Windows Subsystem for Linux GUI (WSLg) Deep Dive

In a previous series of articles, I revisited Windows Subsystem for Linux (WSL) and found that it had matured a great deal since it first came out around five years ago. If you haven't installed it yet and want to see how I installed it from the command line, please refer to the series, which starts here.

I didn't plan on writing more on WSL, but the more I worked with it the more features I found that I think are worthy of highlighting, and I will be sharing some of those with you in a new series of articles. To kick it off, in this article I will outline how WSL has integrated Linux graphics applications with Windows, referred to as Windows Subsystem for Linux GUI or WSLg for short.

While launching graphics applications has traditionally been a doable -- albeit cumbersome -- process, WSLg has made it much more seamless. Before using WSLg, however, you will need to have installed WSL on a Windows 11 build 22000 or later; WSLg will not work with Windows 10. I used Ubuntu on Windows for this article and have not tried WSLg with other Linux distros.

Installing Linux Graphics Applications
Linux graphics applications are installed from the WSL console. WSLg takes care of displaying them on the Windows 11 system, and nothing special is required on the Windows system.

To get to the Linux console, type Ubuntu in the Windows search box and then double-click the application icon.

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To test WSLg, I installed VLC (a popular media player) by becoming root user, updating my system and then entering the following commands:

sudo bash
apt update
apt install vlc -y

To launch VLC, I entered vlc & in the Ubuntu command line (the "&" ran VLC as a background process). I was presented with the VLC application as a new Windows pane that I could move around and resize like any other Windows application. I could then play videos using VLC without any issues.

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Other GUI Applications
I was able to install and launch various other GUI applications by entering the commands listed below.

  • For Nautilus (graphics file manager):

    • Install: apt install nautilus -y
    • Launch: nautilus &
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  • For Gimp (a graphics editor like Photoshop):

    • Install: apt install gimp -y
    • Launch: gimp &
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  • For Gnome-system-monitor (graphics system monitor):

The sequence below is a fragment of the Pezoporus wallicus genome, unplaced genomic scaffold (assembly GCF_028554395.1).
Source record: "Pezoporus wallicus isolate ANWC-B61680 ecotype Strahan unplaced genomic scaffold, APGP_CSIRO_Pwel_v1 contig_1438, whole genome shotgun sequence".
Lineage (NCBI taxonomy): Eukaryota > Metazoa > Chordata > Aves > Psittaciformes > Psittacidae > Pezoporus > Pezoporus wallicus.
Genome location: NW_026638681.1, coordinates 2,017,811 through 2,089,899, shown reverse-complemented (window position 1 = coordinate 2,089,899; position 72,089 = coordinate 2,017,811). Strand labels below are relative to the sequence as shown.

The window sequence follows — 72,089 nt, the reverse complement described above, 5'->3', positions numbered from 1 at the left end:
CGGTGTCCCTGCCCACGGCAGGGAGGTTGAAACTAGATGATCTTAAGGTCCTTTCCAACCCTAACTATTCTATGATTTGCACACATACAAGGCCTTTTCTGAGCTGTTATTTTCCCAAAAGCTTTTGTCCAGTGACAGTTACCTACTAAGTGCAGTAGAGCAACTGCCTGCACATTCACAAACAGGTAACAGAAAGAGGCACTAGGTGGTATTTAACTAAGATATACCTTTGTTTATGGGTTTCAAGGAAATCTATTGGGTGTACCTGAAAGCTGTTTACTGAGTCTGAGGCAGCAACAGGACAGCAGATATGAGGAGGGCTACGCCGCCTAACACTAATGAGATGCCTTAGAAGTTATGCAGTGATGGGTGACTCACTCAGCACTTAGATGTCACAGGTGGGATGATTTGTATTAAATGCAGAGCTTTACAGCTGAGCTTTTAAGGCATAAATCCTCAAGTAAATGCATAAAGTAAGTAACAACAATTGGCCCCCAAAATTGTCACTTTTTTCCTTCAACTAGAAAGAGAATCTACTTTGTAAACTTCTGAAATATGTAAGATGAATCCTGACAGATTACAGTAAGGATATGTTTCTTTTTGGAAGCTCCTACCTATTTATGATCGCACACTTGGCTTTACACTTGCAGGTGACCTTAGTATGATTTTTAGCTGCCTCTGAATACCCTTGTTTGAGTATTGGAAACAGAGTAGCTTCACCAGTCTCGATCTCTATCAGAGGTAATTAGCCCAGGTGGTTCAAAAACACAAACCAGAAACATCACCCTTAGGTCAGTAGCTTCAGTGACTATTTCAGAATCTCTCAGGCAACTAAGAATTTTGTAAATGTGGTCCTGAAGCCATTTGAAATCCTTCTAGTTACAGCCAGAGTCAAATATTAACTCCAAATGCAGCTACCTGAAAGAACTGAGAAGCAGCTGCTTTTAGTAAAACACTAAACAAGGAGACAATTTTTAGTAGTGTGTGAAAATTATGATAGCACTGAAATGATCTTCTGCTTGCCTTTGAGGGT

• Install: apt install gnome-system-monitor -y
    • Launch: gnome-system-monitor &
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    It ran for a few minutes and then stopped with the following message. I didn't investigate the issue further.

    [Click on image for larger view.]
  • For Firefox (a very popular web browser):

    • Install: apt install firefox -y
    • Launch: firefox &
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    The web browser functioned as expected and I was even able to play YouTube videos on it without any issues.

WSSLG on Windows 10
Something you need to remember is that WSLg will only work on Windows 11. When I installed and launched VLC from WSL on a Windows 10 system, I got multiple error messages and then a command-line prompt for VLC.

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You can run graphics applications from WSL on Windows 10, but you will need to start a full Linux graphical desktop and then start the xrdp service on WSL, RDP into the WSL session, and start VLC in it. While this worked for me, this is far different than having WSLg seamlessly start graphics applications on a Windows 11 system where they act like any other Windows 11 application, as opposed to having them run inside an RDP session.

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WSLg is a neat feature that allows you to launch graphics applications from Linux and have them behave like Windows 11 applications and shows the investment that Microsoft and Ubuntu have made into WSL.

About the Author

Tom Fenton has a wealth of hands-on IT experience gained over the past 30 years in a variety of technologies, with the past 20 years focusing on virtualization and storage. He previously worked as a Technical Marketing Manager for ControlUp. He also previously worked at VMware in Staff and Senior level positions. He has also worked as a Senior Validation Engineer with The Taneja Group, where he headed the Validation Service Lab and was instrumental in starting up its vSphere Virtual Volumes practice. He's on X @vDoppler.


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